I'd suggest that before you fiddle with GRUB, you back up the TrueCrypt bootloader stuff from within Linux. That way, when you break TrueCrypt and can only get into Linux, you can easily write it back.

Back up your TrueCrypt boot loader:

dd if=/dev/sda of=~/truecrypt.mbr count=1 bs=512
dd if=/dev/sda of=~/truecrypt.backup count=8 bs=32256 # Just in case

Restore your TrueCrypt boot loader (I call this restore-truecrypt.sh):

sudo dd if=~/truecrypt.mbr of=/dev/sda count=1 bs=512
sudo dd if=~/truecrypt.backup of=/dev/sda count=8 bs=32256
sudo grub-install /dev/sda2 --force

I have both of these sets of commands in little shell scripts, which I keep handy. When I accidentially zap my bootloader (it happens) I don't want to be Googling around for the commands or reading man.

Oh, and a word on compatibility. When I write "GRUB", I meant GRUB 1 or 2. Personally, I do it with GRUB 2 on 10.04 and Windows 7... but it worked fine with older versions of GRUB, Windows and Linux.

  • Thank you very much @fitzpatrick for this answer. I will check it out when I have some more time. I got carried away with myself fiddling trying to get it to work so I certainly your precise direction :) I will let you know, here, what my findings are. – therobyouknow Oct 14 '10 at 10:00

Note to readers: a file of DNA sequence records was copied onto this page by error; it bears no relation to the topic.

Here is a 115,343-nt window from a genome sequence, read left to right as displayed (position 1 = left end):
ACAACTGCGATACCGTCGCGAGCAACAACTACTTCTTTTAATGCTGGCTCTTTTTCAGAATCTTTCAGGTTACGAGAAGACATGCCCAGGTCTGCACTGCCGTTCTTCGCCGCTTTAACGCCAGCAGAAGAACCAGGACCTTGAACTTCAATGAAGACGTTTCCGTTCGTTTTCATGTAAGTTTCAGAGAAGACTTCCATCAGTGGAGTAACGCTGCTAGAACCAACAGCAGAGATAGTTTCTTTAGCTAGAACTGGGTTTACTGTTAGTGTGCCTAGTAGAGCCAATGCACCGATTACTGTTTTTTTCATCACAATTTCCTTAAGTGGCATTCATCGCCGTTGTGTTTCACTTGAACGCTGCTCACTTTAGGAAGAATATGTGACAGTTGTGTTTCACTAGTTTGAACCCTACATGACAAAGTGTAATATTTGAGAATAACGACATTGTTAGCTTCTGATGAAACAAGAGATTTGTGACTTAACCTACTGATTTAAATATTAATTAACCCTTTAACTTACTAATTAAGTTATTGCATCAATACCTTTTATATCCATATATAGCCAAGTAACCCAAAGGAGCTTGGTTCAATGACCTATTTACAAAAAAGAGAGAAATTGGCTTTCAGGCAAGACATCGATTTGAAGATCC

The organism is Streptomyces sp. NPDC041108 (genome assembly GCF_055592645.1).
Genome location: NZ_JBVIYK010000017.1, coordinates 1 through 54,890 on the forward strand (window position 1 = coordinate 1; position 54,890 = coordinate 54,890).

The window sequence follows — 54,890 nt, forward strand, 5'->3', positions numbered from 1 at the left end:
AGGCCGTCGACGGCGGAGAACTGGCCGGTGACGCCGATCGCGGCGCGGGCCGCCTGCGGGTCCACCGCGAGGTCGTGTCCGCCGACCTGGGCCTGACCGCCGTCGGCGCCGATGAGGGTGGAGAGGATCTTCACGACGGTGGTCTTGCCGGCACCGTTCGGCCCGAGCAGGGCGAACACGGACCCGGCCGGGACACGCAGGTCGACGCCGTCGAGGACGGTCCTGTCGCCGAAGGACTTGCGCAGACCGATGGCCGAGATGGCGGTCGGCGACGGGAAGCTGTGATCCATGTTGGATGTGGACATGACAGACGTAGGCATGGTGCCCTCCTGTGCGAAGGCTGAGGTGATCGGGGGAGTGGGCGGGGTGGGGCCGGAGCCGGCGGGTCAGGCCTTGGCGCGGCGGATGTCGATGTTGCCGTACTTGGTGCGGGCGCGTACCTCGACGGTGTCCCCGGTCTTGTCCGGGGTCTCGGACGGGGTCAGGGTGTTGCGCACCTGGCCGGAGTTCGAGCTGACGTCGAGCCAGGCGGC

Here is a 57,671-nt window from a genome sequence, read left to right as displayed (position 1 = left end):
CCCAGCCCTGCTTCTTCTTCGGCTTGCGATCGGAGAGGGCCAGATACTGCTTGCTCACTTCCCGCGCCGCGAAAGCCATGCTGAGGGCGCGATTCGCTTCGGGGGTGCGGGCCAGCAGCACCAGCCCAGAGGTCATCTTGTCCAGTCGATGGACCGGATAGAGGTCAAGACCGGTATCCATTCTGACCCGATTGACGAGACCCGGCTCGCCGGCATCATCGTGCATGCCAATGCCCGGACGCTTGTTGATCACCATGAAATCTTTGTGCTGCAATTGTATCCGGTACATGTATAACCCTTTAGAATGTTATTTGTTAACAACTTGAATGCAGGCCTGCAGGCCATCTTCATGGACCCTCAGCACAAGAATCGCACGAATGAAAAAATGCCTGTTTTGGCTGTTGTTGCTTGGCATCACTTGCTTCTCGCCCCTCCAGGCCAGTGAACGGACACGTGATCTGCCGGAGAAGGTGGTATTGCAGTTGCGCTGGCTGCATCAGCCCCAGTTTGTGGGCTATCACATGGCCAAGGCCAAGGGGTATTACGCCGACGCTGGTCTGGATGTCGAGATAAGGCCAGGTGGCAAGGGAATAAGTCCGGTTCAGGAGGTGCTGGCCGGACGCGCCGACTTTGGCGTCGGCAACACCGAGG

• what exactly is "dd if=/dev/sda of=~/truecrypt.backup count=8 bs=32256" backing up? TC headers? thanks! – stefan.at.wpf Jul 9 '12 at 18:34
  • further, is sda2 the /boot partition? – stefan.at.wpf Jul 9 '12 at 18:37
  • ok sda2 is the root parittion, damn, mine is crypted... – stefan.at.wpf Jul 9 '12 at 18:42
  • The dd command is copying the first 32Kb of the disk: basically the full boot sector. In the example I gave above there's no separate boot partition, the nix install is on a single partition. In the early RedHat days I used to tool about with separate partitions on Linux desktops. Nowadays with big disks I think you can save that rigmarole for your servers in most cases! – Aidan Fitzpatrick Jul 20 '12 at 8:13

The answer I am going to accept for this question is my own. And that answer is to accept that I can't* do this and I will accept one of the alternatives:

  1. Use a virtualisation/VM ware application running in Windows XP (the encrypted system drive partition) host Ubuntu, such as VirtualBox, VMWare or Parallels. So I would have to boot into Windows then run this application and boot into Ubuntu from within this. Some commentators list one of the disadvantages of this approach as being that you have to boot twice (first XP, then Ubuntu) to get to Ubuntu. However, I would say it actually has an advantage over ordinary BIOS-launched dual boots in that you actually have both OSs running at the same time. Great if you want to, for example, test applications or web pages quickly on multiple platforms.

  2. Use a secondary hard drive or SD card (for example 8gb, 16Gb) for Ubuntu and select from BIOS (one-time) boot to boot Ubuntu from that.